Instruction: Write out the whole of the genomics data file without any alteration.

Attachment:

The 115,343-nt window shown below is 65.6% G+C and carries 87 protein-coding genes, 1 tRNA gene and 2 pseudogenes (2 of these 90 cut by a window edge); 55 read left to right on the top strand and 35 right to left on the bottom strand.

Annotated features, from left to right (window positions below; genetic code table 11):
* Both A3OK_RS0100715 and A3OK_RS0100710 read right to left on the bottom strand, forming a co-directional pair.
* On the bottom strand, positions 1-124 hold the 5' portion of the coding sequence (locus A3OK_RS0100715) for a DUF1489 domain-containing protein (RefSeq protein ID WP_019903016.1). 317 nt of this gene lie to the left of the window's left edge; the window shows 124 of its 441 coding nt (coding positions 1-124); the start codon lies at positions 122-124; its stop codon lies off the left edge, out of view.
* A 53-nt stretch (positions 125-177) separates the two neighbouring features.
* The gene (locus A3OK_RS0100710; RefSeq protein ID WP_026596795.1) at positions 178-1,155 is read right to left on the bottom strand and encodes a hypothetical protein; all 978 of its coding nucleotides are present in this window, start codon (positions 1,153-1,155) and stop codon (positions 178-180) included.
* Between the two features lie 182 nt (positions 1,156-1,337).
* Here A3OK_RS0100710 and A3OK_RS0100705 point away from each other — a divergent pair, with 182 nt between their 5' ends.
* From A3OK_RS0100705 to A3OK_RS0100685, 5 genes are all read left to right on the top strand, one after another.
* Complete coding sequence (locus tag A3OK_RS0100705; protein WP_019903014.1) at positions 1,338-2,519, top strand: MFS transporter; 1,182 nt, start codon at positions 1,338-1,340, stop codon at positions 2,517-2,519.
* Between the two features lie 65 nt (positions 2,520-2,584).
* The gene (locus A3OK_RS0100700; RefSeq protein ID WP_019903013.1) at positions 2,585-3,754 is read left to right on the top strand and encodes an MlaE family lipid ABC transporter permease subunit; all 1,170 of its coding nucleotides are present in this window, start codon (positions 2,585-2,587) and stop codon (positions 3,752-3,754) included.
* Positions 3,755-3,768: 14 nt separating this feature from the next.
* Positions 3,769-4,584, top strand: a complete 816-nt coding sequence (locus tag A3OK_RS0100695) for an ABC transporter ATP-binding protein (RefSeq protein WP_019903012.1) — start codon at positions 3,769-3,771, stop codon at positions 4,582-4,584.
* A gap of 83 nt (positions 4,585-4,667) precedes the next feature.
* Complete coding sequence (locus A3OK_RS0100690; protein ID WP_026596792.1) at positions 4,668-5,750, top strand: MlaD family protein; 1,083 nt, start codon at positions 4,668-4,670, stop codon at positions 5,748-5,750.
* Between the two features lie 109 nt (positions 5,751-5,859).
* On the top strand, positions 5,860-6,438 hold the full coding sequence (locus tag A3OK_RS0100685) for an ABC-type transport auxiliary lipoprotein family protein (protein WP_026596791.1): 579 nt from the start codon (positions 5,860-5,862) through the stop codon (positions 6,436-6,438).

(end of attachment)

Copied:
The 115,343-nt window shown below is 65.6% G+C and carries 87 protein-coding genes, 1 tRNA gene and 2 pseudogenes (2 of these 90 cut by a window edge); 55 read left to right on the top strand and 35 right to left on the bottom strand.

Annotated features, from left to right (window positions below; genetic code table 11):
* Both A3OK_RS0100715 and A3OK_RS0100710 read right to left on the bottom strand, forming a co-directional pair.
* On the bottom strand, positions 1-124 hold the 5' portion of the coding sequence (locus A3OK_RS0100715) for a DUF1489 domain-containing protein (RefSeq protein ID WP_019903016.1). 317 nt of this gene lie to the left of the window's left edge; the window shows 124 of its 441 coding nt (coding positions 1-124); the start codon lies at positions 122-124; its stop codon lies off the left edge, out of view.
* A 53-nt stretch (positions 125-177) separates the two neighbouring features.
* The gene (locus A3OK_RS0100710; RefSeq protein ID WP_026596795.1) at positions 178-1,155 is read right to left on the bottom strand and encodes a hypothetical protein; all 978 of its coding nucleotides are present in this window, start codon (positions 1,153-1,155) and stop codon (positions 178-180) included.
* Between the two features lie 182 nt (positions 1,156-1,337).
* Here A3OK_RS0100710 and A3OK_RS0100705 point away from each other — a divergent pair, with 182 nt between their 5' ends.
* From A3OK_RS0100705 to A3OK_RS0100685, 5 genes are all read left to right on the top strand, one after another.
* Complete coding sequence (locus tag A3OK_RS0100705; protein WP_019903014.1) at positions 1,338-2,519, top strand: MFS transporter; 1,182 nt, start codon at positions 1,338-1,340, stop codon at positions 2,517-2,519.
* Between the two features lie 65 nt (positions 2,520-2,584).
* The gene (locus A3OK_RS0100700; RefSeq protein ID WP_019903013.1) at positions 2,585-3,754 is read left to right on the top strand and encodes an MlaE family lipid ABC transporter permease subunit; all 1,170 of its coding nucleotides are present in this window, start codon (positions 2,585-2,587) and stop codon (positions 3,752-3,754) included.
* Positions 3,755-3,768: 14 nt separating this feature from the next.
* Positions 3,769-4,584, top strand: a complete 816-nt coding sequence (locus tag A3OK_RS0100695) for an ABC transporter ATP-binding protein (RefSeq protein WP_019903012.1) — start codon at positions 3,769-3,771, stop codon at positions 4,582-4,584.
* A gap of 83 nt (positions 4,585-4,667) precedes the next feature.
* Complete coding sequence (locus A3OK_RS0100690; protein ID WP_026596792.1) at positions 4,668-5,750, top strand: MlaD family protein; 1,083 nt, start codon at positions 4,668-4,670, stop codon at positions 5,748-5,750.
* Between the two features lie 109 nt (positions 5,751-5,859).
* On the top strand, positions 5,860-6,438 hold the full coding sequence (locus tag A3OK_RS0100685) for an ABC-type transport auxiliary lipoprotein family protein (protein WP_026596791.1): 579 nt from the start codon (positions 5,860-5,862) through the stop codon (positions 6,436-6,438).